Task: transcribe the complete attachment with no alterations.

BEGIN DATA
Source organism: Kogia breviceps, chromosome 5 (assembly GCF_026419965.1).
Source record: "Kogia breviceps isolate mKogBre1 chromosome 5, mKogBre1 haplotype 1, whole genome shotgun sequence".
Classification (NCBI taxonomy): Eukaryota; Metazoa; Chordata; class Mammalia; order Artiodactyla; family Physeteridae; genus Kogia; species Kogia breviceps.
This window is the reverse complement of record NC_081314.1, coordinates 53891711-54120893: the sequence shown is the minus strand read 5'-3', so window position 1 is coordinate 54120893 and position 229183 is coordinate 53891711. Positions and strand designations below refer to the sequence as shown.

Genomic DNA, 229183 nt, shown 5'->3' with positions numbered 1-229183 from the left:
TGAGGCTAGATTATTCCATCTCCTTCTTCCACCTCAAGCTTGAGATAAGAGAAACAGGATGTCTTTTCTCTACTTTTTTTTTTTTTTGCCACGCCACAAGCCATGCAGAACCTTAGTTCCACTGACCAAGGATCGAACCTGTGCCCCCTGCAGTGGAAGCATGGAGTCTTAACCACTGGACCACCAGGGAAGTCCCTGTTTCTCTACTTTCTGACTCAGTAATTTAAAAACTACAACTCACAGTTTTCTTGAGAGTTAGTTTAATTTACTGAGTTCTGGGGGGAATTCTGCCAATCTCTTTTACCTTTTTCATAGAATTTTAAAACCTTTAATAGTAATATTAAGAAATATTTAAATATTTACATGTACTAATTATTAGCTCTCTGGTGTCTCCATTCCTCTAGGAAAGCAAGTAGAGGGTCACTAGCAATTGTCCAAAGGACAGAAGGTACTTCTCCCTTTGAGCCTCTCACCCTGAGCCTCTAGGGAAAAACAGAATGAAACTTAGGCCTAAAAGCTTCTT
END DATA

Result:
Source organism: Kogia breviceps, chromosome 5 (assembly GCF_026419965.1).
Source record: "Kogia breviceps isolate mKogBre1 chromosome 5, mKogBre1 haplotype 1, whole genome shotgun sequence".
Classification (NCBI taxonomy): Eukaryota; Metazoa; Chordata; class Mammalia; order Artiodactyla; family Physeteridae; genus Kogia; species Kogia breviceps.
This window is the reverse complement of record NC_081314.1, coordinates 53891711-54120893: the sequence shown is the minus strand read 5'-3', so window position 1 is coordinate 54120893 and position 229183 is coordinate 53891711. Positions and strand designations below refer to the sequence as shown.

Genomic DNA, 229183 nt, shown 5'->3' with positions numbered 1-229183 from the left:
TGAGGCTAGATTATTCCATCTCCTTCTTCCACCTCAAGCTTGAGATAAGAGAAACAGGATGTCTTTTCTCTACTTTTTTTTTTTTTTGCCACGCCACAAGCCATGCAGAACCTTAGTTCCACTGACCAAGGATCGAACCTGTGCCCCCTGCAGTGGAAGCATGGAGTCTTAACCACTGGACCACCAGGGAAGTCCCTGTTTCTCTACTTTCTGACTCAGTAATTTAAAAACTACAACTCACAGTTTTCTTGAGAGTTAGTTTAATTTACTGAGTTCTGGGGGGAATTCTGCCAATCTCTTTTACCTTTTTCATAGAATTTTAAAACCTTTAATAGTAATATTAAGAAATATTTAAATATTTACATGTACTAATTATTAGCTCTCTGGTGTCTCCATTCCTCTAGGAAAGCAAGTAGAGGGTCACTAGCAATTGTCCAAAGGACAGAAGGTACTTCTCCCTTTGAGCCTCTCACCCTGAGCCTCTAGGGAAAAACAGAATGAAACTTAGGCCTAAAAGCTTCTT